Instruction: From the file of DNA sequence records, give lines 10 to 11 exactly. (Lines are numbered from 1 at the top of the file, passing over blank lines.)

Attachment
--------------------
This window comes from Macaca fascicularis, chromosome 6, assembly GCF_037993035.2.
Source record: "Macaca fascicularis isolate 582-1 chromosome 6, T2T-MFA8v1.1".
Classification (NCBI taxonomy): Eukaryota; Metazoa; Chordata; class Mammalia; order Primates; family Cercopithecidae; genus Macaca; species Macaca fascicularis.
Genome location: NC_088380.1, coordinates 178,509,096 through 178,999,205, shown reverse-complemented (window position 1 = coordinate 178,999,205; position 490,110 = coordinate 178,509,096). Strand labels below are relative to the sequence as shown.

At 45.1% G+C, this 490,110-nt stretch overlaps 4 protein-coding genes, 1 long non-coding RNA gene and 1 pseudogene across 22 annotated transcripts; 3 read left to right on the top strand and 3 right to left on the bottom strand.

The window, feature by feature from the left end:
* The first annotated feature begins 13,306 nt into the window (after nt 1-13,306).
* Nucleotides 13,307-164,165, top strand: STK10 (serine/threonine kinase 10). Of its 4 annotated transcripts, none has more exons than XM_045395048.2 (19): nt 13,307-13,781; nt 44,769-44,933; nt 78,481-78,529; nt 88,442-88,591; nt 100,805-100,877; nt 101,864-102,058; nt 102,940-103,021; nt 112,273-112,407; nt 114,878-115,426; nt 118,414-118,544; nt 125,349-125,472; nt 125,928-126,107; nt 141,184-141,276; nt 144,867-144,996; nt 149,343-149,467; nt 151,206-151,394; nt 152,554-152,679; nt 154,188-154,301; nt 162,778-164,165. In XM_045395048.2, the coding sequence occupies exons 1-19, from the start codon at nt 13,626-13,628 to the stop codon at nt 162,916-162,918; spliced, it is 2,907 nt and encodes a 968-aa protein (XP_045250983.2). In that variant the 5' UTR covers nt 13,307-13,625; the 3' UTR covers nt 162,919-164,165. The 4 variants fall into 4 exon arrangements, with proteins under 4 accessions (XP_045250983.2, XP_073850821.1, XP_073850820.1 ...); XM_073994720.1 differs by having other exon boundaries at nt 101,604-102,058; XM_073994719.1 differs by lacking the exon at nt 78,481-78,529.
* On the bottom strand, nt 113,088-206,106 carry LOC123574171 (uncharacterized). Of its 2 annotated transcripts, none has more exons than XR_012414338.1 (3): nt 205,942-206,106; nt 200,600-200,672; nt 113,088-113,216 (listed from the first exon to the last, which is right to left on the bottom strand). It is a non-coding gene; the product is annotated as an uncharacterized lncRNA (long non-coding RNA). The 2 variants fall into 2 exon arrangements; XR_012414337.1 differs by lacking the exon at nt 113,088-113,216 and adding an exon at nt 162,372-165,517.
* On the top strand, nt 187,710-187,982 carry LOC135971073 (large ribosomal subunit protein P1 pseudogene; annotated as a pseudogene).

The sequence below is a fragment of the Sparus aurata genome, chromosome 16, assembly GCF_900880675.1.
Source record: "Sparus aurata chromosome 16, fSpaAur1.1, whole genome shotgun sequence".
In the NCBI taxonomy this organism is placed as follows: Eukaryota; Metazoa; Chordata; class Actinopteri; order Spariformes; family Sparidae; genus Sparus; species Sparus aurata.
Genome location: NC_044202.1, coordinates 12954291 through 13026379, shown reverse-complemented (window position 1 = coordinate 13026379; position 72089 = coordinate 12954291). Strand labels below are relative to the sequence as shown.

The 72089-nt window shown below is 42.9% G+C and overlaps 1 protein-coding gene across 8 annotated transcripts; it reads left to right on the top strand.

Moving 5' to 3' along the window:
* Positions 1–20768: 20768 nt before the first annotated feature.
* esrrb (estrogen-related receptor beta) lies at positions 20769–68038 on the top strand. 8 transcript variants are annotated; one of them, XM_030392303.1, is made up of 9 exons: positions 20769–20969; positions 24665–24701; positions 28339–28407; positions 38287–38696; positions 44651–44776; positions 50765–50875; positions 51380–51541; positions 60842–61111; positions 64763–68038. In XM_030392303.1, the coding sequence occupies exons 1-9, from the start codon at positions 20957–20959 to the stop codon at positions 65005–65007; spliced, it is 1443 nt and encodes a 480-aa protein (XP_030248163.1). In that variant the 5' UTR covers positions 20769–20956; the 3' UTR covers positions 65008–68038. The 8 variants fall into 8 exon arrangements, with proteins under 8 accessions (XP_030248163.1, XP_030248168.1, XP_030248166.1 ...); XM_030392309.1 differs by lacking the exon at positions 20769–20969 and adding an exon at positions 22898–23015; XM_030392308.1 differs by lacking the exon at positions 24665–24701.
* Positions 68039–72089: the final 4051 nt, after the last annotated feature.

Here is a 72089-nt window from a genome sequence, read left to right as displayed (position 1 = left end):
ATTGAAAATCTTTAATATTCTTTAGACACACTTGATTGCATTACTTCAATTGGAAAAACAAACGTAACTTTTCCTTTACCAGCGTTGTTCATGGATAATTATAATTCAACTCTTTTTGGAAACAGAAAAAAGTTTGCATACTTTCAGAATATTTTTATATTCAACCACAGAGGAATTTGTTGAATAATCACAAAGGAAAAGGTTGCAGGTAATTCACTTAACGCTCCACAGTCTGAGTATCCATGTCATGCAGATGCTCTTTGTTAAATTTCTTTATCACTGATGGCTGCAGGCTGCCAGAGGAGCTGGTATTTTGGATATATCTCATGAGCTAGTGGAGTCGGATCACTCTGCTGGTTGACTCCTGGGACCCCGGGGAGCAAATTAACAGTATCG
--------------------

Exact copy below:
* On the top strand, nt 187,710-187,982 carry LOC135971073 (large ribosomal subunit protein P1 pseudogene; annotated as a pseudogene).

The sequence below is a fragment of the Sparus aurata genome, chromosome 16, assembly GCF_900880675.1.